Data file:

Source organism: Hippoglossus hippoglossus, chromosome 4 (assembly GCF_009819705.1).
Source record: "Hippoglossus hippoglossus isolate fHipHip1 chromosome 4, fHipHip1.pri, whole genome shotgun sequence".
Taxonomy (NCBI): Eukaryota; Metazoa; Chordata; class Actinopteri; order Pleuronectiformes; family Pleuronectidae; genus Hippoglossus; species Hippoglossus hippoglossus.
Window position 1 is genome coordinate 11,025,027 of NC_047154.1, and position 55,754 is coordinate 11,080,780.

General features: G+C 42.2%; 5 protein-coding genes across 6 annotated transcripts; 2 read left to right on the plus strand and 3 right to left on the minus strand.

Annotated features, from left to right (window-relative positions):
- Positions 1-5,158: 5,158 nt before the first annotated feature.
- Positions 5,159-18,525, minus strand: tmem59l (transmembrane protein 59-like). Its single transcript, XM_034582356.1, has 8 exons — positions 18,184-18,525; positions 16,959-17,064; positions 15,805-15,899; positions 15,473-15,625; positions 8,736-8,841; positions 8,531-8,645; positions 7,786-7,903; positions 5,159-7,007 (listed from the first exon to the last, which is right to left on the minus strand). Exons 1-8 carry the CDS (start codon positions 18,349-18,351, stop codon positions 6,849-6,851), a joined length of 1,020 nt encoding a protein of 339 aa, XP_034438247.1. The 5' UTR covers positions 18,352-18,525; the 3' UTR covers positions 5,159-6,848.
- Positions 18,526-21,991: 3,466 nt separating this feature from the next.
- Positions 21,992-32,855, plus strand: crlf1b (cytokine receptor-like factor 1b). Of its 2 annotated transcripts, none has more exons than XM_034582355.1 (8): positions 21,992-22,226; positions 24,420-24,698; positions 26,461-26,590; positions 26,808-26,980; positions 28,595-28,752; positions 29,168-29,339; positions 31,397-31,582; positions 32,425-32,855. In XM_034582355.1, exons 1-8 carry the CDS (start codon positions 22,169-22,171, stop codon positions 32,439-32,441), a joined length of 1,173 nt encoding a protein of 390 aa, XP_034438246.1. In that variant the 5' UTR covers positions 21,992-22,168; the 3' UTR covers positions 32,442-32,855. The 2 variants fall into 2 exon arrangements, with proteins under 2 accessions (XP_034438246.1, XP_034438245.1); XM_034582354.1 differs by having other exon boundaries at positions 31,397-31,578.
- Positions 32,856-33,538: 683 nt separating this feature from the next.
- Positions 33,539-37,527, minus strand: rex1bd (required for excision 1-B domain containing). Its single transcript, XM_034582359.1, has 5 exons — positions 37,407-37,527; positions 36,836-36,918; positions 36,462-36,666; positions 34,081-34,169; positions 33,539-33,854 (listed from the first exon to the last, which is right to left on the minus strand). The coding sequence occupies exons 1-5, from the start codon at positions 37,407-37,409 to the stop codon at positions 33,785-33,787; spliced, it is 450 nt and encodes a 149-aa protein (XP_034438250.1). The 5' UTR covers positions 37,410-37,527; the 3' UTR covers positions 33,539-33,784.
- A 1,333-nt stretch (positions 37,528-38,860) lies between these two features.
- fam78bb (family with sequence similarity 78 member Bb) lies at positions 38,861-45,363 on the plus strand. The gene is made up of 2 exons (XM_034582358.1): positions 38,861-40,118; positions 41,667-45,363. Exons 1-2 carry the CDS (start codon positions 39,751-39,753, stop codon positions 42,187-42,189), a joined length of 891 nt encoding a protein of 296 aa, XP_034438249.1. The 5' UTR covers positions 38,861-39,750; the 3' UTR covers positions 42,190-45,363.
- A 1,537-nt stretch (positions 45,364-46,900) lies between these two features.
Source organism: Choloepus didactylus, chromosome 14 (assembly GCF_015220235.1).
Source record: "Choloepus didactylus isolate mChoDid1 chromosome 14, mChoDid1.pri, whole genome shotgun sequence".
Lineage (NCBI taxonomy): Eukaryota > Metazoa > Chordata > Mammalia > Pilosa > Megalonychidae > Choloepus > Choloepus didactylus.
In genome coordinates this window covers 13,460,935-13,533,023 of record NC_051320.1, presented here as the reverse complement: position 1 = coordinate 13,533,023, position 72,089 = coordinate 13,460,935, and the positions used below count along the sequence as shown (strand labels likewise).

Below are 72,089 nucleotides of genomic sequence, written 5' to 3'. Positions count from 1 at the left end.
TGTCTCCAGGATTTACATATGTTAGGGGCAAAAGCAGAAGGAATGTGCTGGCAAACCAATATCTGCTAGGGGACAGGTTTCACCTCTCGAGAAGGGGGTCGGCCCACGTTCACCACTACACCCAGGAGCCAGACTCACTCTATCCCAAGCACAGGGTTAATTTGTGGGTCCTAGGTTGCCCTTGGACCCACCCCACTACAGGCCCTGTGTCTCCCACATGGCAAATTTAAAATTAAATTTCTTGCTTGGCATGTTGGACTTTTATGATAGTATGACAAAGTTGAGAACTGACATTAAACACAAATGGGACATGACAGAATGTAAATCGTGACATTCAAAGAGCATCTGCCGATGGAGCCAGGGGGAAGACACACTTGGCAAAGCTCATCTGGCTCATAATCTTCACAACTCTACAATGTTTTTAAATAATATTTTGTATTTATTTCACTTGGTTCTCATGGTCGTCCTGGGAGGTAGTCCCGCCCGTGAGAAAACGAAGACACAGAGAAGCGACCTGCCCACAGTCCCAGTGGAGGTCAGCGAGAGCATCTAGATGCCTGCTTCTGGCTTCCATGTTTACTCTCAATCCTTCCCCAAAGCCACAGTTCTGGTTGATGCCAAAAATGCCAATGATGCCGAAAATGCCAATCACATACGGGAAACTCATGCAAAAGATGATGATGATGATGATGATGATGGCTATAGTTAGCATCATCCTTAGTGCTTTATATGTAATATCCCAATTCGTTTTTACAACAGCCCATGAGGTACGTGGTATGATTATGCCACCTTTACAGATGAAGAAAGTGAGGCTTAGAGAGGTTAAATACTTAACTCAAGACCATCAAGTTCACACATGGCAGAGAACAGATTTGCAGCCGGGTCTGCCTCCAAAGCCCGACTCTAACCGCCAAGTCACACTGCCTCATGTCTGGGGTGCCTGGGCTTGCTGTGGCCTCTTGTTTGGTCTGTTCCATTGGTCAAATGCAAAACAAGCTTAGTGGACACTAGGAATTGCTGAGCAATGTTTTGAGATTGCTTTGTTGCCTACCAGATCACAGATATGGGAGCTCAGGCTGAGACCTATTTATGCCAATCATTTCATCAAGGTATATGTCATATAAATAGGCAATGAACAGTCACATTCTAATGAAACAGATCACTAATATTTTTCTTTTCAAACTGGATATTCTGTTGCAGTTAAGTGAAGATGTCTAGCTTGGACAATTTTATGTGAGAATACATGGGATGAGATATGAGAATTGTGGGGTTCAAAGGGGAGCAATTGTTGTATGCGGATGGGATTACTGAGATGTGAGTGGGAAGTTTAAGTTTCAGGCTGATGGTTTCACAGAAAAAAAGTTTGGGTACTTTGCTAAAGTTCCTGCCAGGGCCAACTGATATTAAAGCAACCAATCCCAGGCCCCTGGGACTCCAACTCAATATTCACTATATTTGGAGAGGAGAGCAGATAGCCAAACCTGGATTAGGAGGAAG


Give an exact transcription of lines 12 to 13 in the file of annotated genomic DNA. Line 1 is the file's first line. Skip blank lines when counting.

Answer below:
- Positions 33,539-37,527, minus strand: rex1bd (required for excision 1-B domain containing). Its single transcript, XM_034582359.1, has 5 exons — positions 37,407-37,527; positions 36,836-36,918; positions 36,462-36,666; positions 34,081-34,169; positions 33,539-33,854 (listed from the first exon to the last, which is right to left on the minus strand). The coding sequence occupies exons 1-5, from the start codon at positions 37,407-37,409 to the stop codon at positions 33,785-33,787; spliced, it is 450 nt and encodes a 149-aa protein (XP_034438250.1). The 5' UTR covers positions 37,410-37,527; the 3' UTR covers positions 33,539-33,784.
- A 1,333-nt stretch (positions 37,528-38,860) lies between these two features.